Donna, December 18, 2001 - Hi, I hope you are all pacing yourself this holiday season. I am - I don't even have my tree up yet. I am shooting for tomorrow. My husband and I both have CHF so when I'm doing well he usually isn't and vice versa. He's having a problem now - syncope! The doctor put him on a 24 hour Holtor monitor and it came off today. He also did some blood work and found that his magnesium is on the low side of normal. The doc ordered 500mg magnesium for him and we will get them tomorrow. He says that low magnesium can cause passing out. Has anyone had any experience with this? What should we know about this? Everyone have a wonderful holiday. firstname.lastname@example.org
Jon, December 21, 2001 - Hi everyone, The following pages on my site have been updated:
Mark F, December 21, 2001 - Hi, Is there is a live chat forum where I can discuss issues with those who are more knowledgable about CHF than I? email@example.com
Fred D's December 21 reply to Judi's December 18, 2001 - Hi Judi, I had this done a couple of months ago. I believe it is called a thallium stress test. What is involved is that they install an IV and administer thallium. You then are placed on a table and a camera or whatever goes around you taking pictures. There is no pain unless IVs bother you. The worst part is lying on your back with your arms above your head for what seems to be an eternity. I am a little fuzzy about this but I think that I had to do this twice.
They then have you do the old treadmill until you start to have chest pain and they once again administer the radioactive material. Okay, that was when the second photo shoot occurred - sorry about that. I do not enjoy treadmills, especially when they have you go until you think you are going to expire and then tell you to continue for 5 minutes more. It does take a long time to do all this. You will survive, and it is not the worst test I have had to deal with. That would be the old "blood gas" test, which I think could be used to extract information from enemy spies. Good luck and merry Christmas to all and to all a good night. firstname.lastname@example.org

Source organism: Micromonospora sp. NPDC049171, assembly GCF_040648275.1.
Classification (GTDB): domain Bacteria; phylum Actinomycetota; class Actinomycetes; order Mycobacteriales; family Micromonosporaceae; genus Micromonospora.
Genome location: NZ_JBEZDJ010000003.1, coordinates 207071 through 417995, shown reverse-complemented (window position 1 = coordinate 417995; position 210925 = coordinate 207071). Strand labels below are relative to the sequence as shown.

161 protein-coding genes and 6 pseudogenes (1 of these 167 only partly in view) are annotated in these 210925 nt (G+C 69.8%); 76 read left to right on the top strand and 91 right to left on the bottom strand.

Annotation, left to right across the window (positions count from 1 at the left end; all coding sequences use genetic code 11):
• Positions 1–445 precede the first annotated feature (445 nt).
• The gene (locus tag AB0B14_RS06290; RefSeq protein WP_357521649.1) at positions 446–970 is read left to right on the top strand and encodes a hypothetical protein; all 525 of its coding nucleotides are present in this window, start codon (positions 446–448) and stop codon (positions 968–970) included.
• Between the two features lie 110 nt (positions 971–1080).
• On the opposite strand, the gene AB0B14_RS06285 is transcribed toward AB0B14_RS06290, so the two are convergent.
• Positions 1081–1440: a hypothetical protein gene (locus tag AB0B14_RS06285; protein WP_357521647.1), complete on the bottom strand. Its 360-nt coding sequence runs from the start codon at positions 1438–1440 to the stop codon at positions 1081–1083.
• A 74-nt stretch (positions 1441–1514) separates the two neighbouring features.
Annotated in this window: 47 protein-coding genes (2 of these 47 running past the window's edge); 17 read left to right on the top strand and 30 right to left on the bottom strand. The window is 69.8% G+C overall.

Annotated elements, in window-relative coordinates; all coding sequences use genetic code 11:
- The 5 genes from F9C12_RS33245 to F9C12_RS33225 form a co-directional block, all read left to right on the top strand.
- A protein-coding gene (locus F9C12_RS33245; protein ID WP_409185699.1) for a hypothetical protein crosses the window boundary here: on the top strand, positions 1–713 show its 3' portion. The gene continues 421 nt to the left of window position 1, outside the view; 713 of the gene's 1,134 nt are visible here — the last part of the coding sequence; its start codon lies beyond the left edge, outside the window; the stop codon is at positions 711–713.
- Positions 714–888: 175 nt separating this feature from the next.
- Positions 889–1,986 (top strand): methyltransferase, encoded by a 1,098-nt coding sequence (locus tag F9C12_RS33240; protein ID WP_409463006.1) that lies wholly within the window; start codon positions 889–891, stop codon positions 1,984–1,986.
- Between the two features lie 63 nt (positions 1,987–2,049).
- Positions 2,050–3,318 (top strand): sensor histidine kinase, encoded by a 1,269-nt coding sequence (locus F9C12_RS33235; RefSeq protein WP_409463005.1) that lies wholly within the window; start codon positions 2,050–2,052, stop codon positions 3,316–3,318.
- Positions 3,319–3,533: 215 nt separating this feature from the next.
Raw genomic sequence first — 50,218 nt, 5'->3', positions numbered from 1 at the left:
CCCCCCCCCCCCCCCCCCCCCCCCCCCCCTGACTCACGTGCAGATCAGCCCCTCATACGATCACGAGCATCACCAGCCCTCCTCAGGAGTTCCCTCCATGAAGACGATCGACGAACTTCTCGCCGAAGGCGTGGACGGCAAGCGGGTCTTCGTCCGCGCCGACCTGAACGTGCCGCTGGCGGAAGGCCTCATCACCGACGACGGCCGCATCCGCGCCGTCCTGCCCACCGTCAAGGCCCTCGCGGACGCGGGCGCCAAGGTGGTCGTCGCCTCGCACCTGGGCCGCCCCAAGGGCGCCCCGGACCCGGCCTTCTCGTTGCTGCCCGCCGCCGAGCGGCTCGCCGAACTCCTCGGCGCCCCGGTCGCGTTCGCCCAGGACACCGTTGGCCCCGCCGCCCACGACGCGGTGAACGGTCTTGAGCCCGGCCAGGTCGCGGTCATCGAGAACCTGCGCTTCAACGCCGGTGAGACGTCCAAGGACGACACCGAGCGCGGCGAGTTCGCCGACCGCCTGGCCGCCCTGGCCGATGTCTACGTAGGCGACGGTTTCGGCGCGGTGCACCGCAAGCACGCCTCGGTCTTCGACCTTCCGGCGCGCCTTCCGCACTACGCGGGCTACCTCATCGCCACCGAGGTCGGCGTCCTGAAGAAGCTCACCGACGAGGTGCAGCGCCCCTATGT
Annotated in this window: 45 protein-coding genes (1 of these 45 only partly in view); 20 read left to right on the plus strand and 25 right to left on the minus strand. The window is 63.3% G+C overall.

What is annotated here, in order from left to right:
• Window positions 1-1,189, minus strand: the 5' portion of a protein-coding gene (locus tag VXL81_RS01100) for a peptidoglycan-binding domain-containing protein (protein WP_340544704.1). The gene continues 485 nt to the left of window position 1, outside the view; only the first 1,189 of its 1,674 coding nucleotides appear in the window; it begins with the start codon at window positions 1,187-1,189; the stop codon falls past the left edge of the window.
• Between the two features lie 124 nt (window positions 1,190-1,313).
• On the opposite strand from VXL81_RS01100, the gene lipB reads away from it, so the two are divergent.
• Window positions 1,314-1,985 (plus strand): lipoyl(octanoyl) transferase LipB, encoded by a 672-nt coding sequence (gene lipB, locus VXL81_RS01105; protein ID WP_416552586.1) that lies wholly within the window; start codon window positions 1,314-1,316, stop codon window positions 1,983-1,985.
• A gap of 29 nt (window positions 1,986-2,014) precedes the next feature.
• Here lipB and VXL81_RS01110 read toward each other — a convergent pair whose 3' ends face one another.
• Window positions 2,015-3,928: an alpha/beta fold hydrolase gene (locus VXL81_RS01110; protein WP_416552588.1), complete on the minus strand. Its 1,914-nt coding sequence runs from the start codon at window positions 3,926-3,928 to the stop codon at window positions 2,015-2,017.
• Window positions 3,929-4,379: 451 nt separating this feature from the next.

Pat M's December 21 reply to Judi's December 18, 2001 - Hi Judi, I had the chemical stress test 3 weeks ago. Mine was called cardiolite. They put a little IV port in my vein, then brought me into a room where they connected me up to a monitor. A sodium chloride drip was started as I lay down on the cot. The cardiologist came in and his nurse. He sat at the TV console and watched as she injected the cardiolite, in increments of 4 minutes each through the port. In my case I went into acute difficulty breathing and they stopped the test with an antidote, also given through the IV port. It is a perfusion test to see how your pump is working and if there might be a blockage. email@example.com
Phyllis W, December 22, 2001 - Hi, I used to post on this web site some, so I thought I would let every one know that I had a heart transplant on August 26 and have finally returned home. firstname.lastname@example.org
Davida S' December 22 reply to Judi's December 18, 2001 - Hi Judi, I had a friend that had the chemical stress test. It encourages your body to mimic a physical stress test. There was no treadmill involved. Her heart started pumping hard and her breathing became heavier. She said it was like running a marathon and she is not a marathon runner. Have your doctor explain in detail to you what experiences you can expect. It's hard to say which test you are speaking of but it's probably either this one or the thallium test which puts you on the treadmill, as they watch radioactive dye pump through your system and check for blockages. email@example.com
Pat M's December 22 reply to Judi's December 18, 2001 - Hi Judi, I did forget to tell you they will take those pictures. The reason the test takes so long is that you will have a lunch break between the stress part of the test and the resting part of test. They want a study of your heart at rest as well as under stress. I could not do the treadmill so I only had the chemical IV for it. Yes it is a nuclear test. God bless you. You will do fine, Pat M. firstname.lastname@example.org
Ruthie A's December 22 reply to Judi's December 18, 2001 - Hi Judy, In addition to what the others have already described, when the radioactive material is injected don't be nervous when you see how it is handled. The technician will most likely wear big, heavy gloves and carry the syringe of the radioactive stuff in a lead box or jar. It can kind of freak you out if you are not prepared, since they are going to put that radioactive stuff in your IV! Don't worry though, it is not harmful to you unless you are allergic to it. The precautions are for the technician's protection. He handles radioactive stuff all day every day and exposure must be kept to a minimum. So when you have your test don't be frightened. It's not easy - that's why they call it a stress test - but you can get through it. We all have survived one or two of them, even with the radioactive material. Ruthie A. email@example.com